- Forage plants were so stunted last year that root systems are extremely limited.
- Climatologists predict several more years of drought in what they see as a 25-year dry weather cycle.
- It makes sense to follow a pattern of under stocking.
Forages need a rest following the devastating drought of 2011. And placing more cattle on pasture and rangeland than vulnerable plants can manage will delay or prevent recovery, says a Texas AgriLife Extension forage specialist.
Larry Redmon says plants were so stunted last year that root systems are extremely limited. “It’s like a new stand,” he says. “So I would not go back in with a full stocking rate.”
He says rangeland could recover this year if adequate rainfall continues and producers follow prescribed fertility recommendations on bermudagrass pastures. Neither of those possibilities is assured, however.
Redmon says climatologists predict several more years of drought in what they see as a 25-year dry weather cycle. And high fertilizer prices may limit how much fertilizer cattlemen can afford.
He also cautions producers not to be overawed by the green-up on pastures following good winter and spring rainfall. “A lot of the green is weed growth,” he says.
A familiar pattern for cattle producers, he says, is to chase rainfall with stocking rates and buying and selling accordingly. Unfortunately, that typically means they buy when cattle prices are high and sell when there is a glut in the market and prices fall.
It makes more sense, he says, to follow a pattern of under stocking. “Stock at the drought rate, about 70 percent of what the estimated stocking rate would be,” he says. “That system reduces risk during drought and keeps producers out of the cycle of buying and selling.” They develop a more consistent stocking rate and marketing strategy.
The potential problem of producing excess grass in years with adequate moisture is an easy problem to solve, he says. Hay production or stocker cattle can take care of too much grass.
“We can handle too much grass,” he says. “But there is no way to handle no grass.”
He says under stocking reduces risks, and he relates a story about a large ranch that went through the 1950s drought cycle and then tried to recover by building the herd back to pre-drought levels. He says their loan was called in and the owners had to sell out.
Another large operation went through drought stress, culled to get to a reasonable stocking rate and maintained that rate “for 50 years following the drought. They’re still in business,” Redmon says. “You can’t feed your way out of a drought.”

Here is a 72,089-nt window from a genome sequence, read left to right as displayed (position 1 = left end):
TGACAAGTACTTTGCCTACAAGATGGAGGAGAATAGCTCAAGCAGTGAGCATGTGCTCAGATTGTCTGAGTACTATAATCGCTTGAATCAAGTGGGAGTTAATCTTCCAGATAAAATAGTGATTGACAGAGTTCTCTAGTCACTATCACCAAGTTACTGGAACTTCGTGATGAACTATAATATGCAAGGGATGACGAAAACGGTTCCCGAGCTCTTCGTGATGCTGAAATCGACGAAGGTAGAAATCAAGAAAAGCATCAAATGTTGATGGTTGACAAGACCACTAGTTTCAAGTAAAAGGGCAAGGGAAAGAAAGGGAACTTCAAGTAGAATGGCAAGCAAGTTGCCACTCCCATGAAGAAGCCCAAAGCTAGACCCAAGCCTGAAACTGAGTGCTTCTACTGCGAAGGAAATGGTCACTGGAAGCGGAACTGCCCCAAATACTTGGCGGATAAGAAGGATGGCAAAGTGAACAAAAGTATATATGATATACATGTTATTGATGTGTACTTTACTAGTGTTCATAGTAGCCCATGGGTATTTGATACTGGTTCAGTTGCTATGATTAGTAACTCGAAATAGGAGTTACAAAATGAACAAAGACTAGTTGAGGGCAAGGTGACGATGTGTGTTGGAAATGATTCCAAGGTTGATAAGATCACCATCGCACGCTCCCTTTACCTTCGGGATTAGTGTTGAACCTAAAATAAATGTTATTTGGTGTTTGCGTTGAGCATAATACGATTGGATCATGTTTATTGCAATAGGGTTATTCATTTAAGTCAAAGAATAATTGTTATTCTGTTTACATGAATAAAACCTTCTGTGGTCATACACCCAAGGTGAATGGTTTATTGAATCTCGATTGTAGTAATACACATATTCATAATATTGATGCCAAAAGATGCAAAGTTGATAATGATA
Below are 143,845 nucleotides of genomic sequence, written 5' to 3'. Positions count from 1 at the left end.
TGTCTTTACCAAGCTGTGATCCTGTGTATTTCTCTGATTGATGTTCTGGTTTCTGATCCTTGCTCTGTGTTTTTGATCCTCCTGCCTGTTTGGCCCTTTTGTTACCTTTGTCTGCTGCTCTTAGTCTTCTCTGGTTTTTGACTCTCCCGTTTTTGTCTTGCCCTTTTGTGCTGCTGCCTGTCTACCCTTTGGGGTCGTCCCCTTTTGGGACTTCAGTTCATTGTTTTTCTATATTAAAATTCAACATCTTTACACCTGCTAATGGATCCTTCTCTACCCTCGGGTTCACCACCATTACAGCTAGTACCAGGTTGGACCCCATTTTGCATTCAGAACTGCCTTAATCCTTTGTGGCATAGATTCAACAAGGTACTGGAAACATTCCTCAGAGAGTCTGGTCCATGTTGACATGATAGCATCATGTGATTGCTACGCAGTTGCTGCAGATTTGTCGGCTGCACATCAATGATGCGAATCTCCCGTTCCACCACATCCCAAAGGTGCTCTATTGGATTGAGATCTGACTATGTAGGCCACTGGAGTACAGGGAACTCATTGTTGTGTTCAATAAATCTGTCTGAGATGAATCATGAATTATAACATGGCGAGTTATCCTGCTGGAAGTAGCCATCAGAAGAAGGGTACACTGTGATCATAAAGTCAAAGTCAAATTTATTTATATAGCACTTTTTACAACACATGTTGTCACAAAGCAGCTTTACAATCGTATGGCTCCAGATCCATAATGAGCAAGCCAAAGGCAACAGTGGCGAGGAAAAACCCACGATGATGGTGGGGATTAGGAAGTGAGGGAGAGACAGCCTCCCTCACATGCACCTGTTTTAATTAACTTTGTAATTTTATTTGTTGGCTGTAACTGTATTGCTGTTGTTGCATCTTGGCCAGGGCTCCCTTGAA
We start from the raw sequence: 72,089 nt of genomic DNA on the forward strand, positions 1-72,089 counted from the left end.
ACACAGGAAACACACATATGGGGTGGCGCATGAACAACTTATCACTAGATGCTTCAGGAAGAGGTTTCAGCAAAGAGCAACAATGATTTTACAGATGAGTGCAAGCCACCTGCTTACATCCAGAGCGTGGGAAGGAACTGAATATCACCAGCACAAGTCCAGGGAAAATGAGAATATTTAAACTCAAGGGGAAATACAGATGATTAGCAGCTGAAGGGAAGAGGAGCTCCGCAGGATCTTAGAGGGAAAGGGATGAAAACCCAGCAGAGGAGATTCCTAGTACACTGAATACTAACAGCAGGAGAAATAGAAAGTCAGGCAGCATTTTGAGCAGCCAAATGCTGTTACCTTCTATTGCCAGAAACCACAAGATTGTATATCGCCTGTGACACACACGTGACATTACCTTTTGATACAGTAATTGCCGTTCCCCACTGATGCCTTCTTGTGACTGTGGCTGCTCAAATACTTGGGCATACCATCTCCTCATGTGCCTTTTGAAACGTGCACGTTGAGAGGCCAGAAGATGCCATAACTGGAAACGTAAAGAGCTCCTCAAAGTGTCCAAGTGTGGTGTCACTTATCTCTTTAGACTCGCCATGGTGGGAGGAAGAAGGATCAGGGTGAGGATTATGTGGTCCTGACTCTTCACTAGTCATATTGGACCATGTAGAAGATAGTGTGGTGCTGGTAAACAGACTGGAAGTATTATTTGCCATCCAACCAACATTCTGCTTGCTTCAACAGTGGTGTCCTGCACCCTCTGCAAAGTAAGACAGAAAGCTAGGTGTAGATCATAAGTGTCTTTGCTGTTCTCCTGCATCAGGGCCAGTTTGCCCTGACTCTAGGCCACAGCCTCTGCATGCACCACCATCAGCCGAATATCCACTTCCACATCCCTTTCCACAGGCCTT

Cattlemen who completely sold out last year likely will come back slowly, he says.
But some who found it too expensive to bring in feed for their herds moved their cattle to forage in other states. Many of those likely will stay on their new sites for several years, he says. Some may not return to Texas.
He says some producers who did not want to lose herd genetics they had built for several decades moved cattle to other states. Some of those may rebuild Texas herds with offspring of the animals they moved.
“But Texas cattlemen need to be cautious about restocking. I recommend the safest approach they can take. And now it’s too soon to start thinking about restocking to any great extent.”
He qualifies that statement by saying that if a producer who had completely de-stocked finds some good prices for cows and has good forage available, he might want to start rebuilding—but cautiously.
He says the high cost of fertilizer, “back up to where it was in 2008 in many cases,” also may be a factor in restoring pastures and rebuilding herds. He also says that if bermudagrass is not fertilized the stand thins and dies.
“Put a pencil to it and look at cattle prices and what you can afford to do with a cow/calf operation.”
He also recommends looking at forages other than bermudagrass. Options might not produce as much but also will not cost as much to grow. Less forage production will mean reduced herd size, too.
“But more is not always better,” Redmon says. “Profit margin might be better with fewer cows.”
He says Texas has fewer and fewer cattlemen every year. “Older producers are getting out and property is being sold and bought for other uses.”
The cow herd nationally, he says, is moving to the central part of the country, away from the coasts where land values preclude animal agriculture. That factor, plus the high cost of getting into the cattle business or rebuilding a herd following reducing numbers or completely de-stocking, likely will keep herd numbers low “for the foreseeable future,” he says.